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Kerry James Marshall & Senga Nengudi

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Kerry James Marshall
B. 1955, Birmingham, Alabama. Lives and works in Chicago.

From Ian Alteveer, Aaron I. Fleischman Curator of Modern and Contemporary Art, The Metropolitan Museum of Art:

One of the great pleasures of working on the 2016 exhibition “Kerry James Marshall: Mastry” was visiting the artist’s Chicago studio with my co-curators Helen Molesworth and Dieter Roelstraete. One of these frequent trips entailed a ride down to Bronzeville in the autumn of 2014 to view the paintings that Marshall was finishing for his forthcoming exhibition with David Zwirner in London. Entering his workspace that day, the three of us gasped upon seeing his Untitled (Studio) (2014). It was near completion and resplendent on a large easel against the far wall. We noted immediately how vitally important this work was to the artist’s practice as a whole: both to his reverence for and revision of Old Master paintings, and to his desire to depict the lives of people of color (subjects all too rarely seen on museum walls).
The painting also reminded me of an episode Marshall often recounts. After seventh grade, he was taking a summer course at the Otis Art Institute in Los Angeles, and he visited the studio of his childhood idol, Charles White. It was the first time Marshall had seen an artist’s workspace in person—it was full of unfinished works, paint, and charcoal, as well as endless creative possibilities. He credits that moment as the time he first envisioned himself becoming an artist. Untitled (Studio) is, in part, about that discovery of a black artist’s atelier: a distinguished place of labor where an allegorical catalogue of the many modes of artmaking are on display. The painting is not only a majestic ode to the occupation of the artist, but also a paean to the history and endless potential of the medium.
Senga Nengudi
B. 1943, Chicago. Lives and works in Colorado Springs, Colorado.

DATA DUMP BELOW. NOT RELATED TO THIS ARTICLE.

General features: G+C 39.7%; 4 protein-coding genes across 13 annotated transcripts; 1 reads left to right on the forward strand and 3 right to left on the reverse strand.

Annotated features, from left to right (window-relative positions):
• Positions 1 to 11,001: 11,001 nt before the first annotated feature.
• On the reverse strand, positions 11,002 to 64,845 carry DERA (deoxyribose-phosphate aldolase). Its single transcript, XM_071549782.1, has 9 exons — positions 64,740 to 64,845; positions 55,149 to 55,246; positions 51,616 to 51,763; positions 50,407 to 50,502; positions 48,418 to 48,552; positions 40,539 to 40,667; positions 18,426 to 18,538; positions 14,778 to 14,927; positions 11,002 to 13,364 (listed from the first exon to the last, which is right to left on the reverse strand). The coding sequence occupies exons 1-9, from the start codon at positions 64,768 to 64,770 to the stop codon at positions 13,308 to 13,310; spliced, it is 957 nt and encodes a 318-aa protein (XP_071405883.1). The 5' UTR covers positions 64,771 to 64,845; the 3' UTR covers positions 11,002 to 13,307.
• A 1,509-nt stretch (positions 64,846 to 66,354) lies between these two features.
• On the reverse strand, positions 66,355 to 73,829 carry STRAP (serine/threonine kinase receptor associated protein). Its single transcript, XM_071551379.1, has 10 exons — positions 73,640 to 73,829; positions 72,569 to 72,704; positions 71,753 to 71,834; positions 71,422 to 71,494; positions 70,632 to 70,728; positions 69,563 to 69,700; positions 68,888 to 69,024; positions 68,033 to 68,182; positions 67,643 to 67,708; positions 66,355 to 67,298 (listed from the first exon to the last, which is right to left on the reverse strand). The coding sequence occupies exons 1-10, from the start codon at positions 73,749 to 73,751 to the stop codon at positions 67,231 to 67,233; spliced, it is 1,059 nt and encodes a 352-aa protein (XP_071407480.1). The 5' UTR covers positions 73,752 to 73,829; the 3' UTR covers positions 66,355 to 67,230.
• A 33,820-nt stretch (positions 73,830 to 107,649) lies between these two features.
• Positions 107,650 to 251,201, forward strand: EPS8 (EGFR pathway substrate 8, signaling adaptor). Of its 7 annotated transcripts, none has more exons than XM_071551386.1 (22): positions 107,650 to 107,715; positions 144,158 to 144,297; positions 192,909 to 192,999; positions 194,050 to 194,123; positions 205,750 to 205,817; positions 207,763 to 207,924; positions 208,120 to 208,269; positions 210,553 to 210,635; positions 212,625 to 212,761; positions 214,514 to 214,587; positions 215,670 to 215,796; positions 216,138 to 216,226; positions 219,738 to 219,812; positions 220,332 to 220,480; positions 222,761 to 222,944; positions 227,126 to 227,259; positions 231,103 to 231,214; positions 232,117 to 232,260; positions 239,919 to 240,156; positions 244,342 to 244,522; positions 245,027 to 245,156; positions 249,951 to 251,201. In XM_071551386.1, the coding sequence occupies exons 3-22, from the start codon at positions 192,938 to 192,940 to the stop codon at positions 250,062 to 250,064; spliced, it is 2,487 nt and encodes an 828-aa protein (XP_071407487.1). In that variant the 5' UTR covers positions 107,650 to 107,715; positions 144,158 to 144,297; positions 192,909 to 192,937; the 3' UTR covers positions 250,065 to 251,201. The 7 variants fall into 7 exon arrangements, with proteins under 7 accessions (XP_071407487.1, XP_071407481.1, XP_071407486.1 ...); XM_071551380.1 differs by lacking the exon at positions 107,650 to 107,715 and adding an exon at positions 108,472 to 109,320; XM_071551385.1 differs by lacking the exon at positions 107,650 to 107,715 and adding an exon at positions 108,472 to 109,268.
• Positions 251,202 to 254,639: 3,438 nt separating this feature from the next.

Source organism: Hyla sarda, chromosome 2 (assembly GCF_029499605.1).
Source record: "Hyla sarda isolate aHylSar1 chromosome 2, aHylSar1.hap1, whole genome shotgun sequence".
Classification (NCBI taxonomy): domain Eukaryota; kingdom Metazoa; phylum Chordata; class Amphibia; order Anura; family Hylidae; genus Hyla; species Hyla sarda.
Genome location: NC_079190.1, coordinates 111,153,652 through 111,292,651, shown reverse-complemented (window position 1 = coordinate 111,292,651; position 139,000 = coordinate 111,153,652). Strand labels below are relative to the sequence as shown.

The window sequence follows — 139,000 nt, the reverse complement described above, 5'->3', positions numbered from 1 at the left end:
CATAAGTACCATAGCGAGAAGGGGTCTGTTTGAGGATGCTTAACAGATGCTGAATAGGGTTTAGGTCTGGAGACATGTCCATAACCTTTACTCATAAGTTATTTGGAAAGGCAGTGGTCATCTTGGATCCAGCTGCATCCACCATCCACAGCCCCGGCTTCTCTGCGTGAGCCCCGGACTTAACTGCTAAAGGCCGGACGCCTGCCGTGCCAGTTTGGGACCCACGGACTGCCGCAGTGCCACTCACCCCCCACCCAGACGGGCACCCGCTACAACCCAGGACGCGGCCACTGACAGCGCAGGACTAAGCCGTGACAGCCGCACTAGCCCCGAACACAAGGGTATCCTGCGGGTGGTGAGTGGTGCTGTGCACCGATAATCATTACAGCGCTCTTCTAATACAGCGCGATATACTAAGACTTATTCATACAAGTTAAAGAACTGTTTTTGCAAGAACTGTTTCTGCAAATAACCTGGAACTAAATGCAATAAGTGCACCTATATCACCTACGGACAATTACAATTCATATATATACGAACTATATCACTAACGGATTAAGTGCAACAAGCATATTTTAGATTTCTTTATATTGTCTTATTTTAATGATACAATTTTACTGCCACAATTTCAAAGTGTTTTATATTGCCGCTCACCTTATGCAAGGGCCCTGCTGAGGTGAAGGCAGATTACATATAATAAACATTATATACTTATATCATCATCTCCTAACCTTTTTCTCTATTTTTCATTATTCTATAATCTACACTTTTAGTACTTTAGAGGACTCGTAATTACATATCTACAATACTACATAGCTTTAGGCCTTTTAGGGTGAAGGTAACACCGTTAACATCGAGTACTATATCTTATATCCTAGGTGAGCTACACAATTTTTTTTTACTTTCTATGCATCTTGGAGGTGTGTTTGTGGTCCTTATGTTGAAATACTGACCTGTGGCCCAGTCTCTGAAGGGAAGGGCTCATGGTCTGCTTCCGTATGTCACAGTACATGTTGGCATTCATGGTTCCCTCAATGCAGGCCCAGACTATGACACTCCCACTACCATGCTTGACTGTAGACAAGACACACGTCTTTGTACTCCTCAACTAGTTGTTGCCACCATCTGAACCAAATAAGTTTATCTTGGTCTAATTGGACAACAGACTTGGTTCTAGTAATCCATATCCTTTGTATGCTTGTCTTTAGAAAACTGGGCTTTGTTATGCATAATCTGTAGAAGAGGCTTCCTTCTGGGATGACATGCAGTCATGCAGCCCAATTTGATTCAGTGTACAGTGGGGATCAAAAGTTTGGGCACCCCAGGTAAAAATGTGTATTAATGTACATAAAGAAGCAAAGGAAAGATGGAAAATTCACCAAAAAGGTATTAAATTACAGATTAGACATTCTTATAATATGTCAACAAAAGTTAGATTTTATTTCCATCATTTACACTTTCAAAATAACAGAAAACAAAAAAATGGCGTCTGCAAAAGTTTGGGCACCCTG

From Koyo Kouoh, Founding Artistic Director, RAW Material Company:

Senga Nengudi’s practice has been pivotal in expanding the lexicon of Conceptual art, giving new forms to feminist thought, and navigating ways for African American artists to reclaim their blackness. Her work, emerging in Los Angeles in the 1970s, has often employed materials imbued with geopolitical charge. Throughout her practice, Nengudi reconsiders the social and economic structures that create them.
To make her sculpture R.S.V.P. XI (1977/2004), for example, Nengudi used mass-produced materials: nylons, a tire inner tube, and sand. Their shapes suggest human organs, while their hues connote racial tones. Beyond the work’s formal complexity and pioneering Postminimalist aesthetic, Nengudi chose materials related to violent histories. R.S.V.P. XI unites the global reach of these materials with the forms of denatured human bodies. The work connects gendered and racialized bodies with common consumer goods. For the “R.S.V.P.” series and many other pieces, Nengudi collaborated with dancer Maren Hassinger, who used performance to activate the work.
Nengudi is also a committed educator: She frequently takes her pieces outside the gallery setting, using sculpture and movement to give overlooked environments a new symbolic force. Nengudi is a pioneer of her generation, and recent reiterations of her works underscore the continued relevance and importance of her practice.

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